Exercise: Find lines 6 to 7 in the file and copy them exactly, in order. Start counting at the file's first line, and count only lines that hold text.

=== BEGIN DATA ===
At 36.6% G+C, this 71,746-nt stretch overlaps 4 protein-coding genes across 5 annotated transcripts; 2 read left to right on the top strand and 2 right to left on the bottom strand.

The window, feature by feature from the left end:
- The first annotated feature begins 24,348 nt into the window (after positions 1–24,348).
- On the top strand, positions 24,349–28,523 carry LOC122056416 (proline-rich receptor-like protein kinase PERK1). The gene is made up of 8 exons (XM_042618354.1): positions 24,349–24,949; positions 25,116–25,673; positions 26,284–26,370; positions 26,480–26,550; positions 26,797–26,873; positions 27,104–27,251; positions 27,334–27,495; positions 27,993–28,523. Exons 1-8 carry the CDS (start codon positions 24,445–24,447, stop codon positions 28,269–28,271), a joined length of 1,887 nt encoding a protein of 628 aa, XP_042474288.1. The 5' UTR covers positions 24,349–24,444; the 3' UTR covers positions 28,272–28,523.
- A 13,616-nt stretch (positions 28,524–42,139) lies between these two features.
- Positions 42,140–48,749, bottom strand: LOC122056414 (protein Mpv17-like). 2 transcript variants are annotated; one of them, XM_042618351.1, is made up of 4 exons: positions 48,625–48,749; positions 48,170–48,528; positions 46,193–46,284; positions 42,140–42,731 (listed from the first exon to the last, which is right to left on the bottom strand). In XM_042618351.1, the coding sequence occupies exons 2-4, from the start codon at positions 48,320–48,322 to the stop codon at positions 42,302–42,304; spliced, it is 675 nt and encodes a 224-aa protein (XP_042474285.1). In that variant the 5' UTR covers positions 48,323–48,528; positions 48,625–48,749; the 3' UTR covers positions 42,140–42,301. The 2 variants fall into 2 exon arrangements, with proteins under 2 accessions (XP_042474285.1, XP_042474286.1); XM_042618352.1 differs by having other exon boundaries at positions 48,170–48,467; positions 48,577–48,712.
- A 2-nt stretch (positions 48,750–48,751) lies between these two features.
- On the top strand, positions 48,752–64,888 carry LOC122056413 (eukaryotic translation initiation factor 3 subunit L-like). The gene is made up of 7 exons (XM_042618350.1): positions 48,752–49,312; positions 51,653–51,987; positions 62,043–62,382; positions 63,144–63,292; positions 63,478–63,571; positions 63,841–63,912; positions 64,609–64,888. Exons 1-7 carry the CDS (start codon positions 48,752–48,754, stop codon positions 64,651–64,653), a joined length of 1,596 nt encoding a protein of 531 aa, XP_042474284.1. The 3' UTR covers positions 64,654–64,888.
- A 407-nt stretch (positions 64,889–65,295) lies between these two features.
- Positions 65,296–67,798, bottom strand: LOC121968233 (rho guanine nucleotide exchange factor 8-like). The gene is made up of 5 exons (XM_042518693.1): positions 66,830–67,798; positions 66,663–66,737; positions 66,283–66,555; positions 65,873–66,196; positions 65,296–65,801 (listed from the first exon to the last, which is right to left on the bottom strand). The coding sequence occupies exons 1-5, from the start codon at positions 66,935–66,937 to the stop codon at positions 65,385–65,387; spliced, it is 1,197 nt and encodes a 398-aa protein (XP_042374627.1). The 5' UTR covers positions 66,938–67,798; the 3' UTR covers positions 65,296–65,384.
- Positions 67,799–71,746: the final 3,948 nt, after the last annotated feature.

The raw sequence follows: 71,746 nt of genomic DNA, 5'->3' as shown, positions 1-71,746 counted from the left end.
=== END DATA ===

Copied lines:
- Positions 42,140–48,749, bottom strand: LOC122056414 (protein Mpv17-like). 2 transcript variants are annotated; one of them, XM_042618351.1, is made up of 4 exons: positions 48,625–48,749; positions 48,170–48,528; positions 46,193–46,284; positions 42,140–42,731 (listed from the first exon to the last, which is right to left on the bottom strand). In XM_042618351.1, the coding sequence occupies exons 2-4, from the start codon at positions 48,320–48,322 to the stop codon at positions 42,302–42,304; spliced, it is 675 nt and encodes a 224-aa protein (XP_042474285.1). In that variant the 5' UTR covers positions 48,323–48,528; positions 48,625–48,749; the 3' UTR covers positions 42,140–42,301. The 2 variants fall into 2 exon arrangements, with proteins under 2 accessions (XP_042474285.1, XP_042474286.1); XM_042618352.1 differs by having other exon boundaries at positions 48,170–48,467; positions 48,577–48,712.
- A 2-nt stretch (positions 48,750–48,751) lies between these two features.